You will have an extra £482 this year- will you spend it or save it?
So. It’s been sunny. Inflation has come down. You probably still have a job. Everything is just peachy. And in even better news, accounting impresarios Ernst and Young have produced a special report saying that, on average, we will be £482 better off this year and £624 better off next year, and that we will all celebrate by not necessarily spending all our money in the shops. Go us.
That’s right, a new report has been prepared by Ernst and Young sponsored ITEM club, the only non-biased non-governmental economic forecasting group to use the HM Treasury model of the UK economy, according to them. They claim that changes to personal taxation benefitting basic rate taxpayers and an easing of fuel prices and inflation will make us all feel like our wallets are bulging with unspent cash, causing some of us to rush out and remedy the situation.
The ITEM club’s top picks for what we will spend our money include audio visual goods, including TV’s, mobile phones and broadband, and “Recreation & Culture and Communications” with both of these sectors expected to grow by 4.2% this year. Buying a new car and eating out/ staying away are next on our spending lists.
However, apparently, we are a more sensible nation than the Bitterwallet readership would have us believe. The report suggests consumer spending will show only a gradual improvement from the middle of this year, but that spending levels won’t return to pre-recession levels until 2015.
So what are we doing with our extra few hundred quid? We are paying off our debts. How very grown up of us. Andrew Goodwin, senior economic advisor to the Ernst & Young ITEM Club explained:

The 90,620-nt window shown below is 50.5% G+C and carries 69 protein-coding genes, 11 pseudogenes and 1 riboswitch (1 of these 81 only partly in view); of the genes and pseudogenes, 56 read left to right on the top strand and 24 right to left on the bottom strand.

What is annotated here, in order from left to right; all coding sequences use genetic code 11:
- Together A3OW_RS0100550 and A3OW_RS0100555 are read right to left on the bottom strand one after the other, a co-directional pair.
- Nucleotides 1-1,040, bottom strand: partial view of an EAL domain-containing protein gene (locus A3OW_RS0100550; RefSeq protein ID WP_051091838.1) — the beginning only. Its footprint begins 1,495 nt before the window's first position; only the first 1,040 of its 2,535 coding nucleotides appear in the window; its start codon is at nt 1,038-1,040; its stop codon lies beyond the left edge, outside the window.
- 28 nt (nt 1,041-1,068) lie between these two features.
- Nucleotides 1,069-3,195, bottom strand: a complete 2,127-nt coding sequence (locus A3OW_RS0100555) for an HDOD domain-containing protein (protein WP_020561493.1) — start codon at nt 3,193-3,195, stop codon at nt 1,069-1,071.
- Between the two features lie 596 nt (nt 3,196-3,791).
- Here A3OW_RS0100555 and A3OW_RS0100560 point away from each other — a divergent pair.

“After the tightest squeeze on consumer incomes in a generation, the worst is now behind us and most people should start to feel a bit better off by the end of the year. Wage growth will finally begin to outpace inflation and our pay packets will also be boosted by the tax changes announced in the Budget.”
“It’s an improving outlook for the UK high street but it’s going to be a slow and steady recovery. Rather than splashing their cash, we’re expecting to see conscientious consumers keeping a relatively firm grip on their purse strings. Instead, they are likely to focus on trying to pay down debt, taking advantage of a 12 month window before interest rates start to rise again” he continued, sensibly.
So are the economic boffins right? Are you starting to feel wealthier, or are you too scared to look up from the treadmill, just in case? Would you splash any extra cash on a TV and weekend away or send it straight to the credit card company? Isn’t this all relative- if the past two years have been as bad, economically, as the late 70s, doesn’t it stand to reason that we would feel better off in comparison?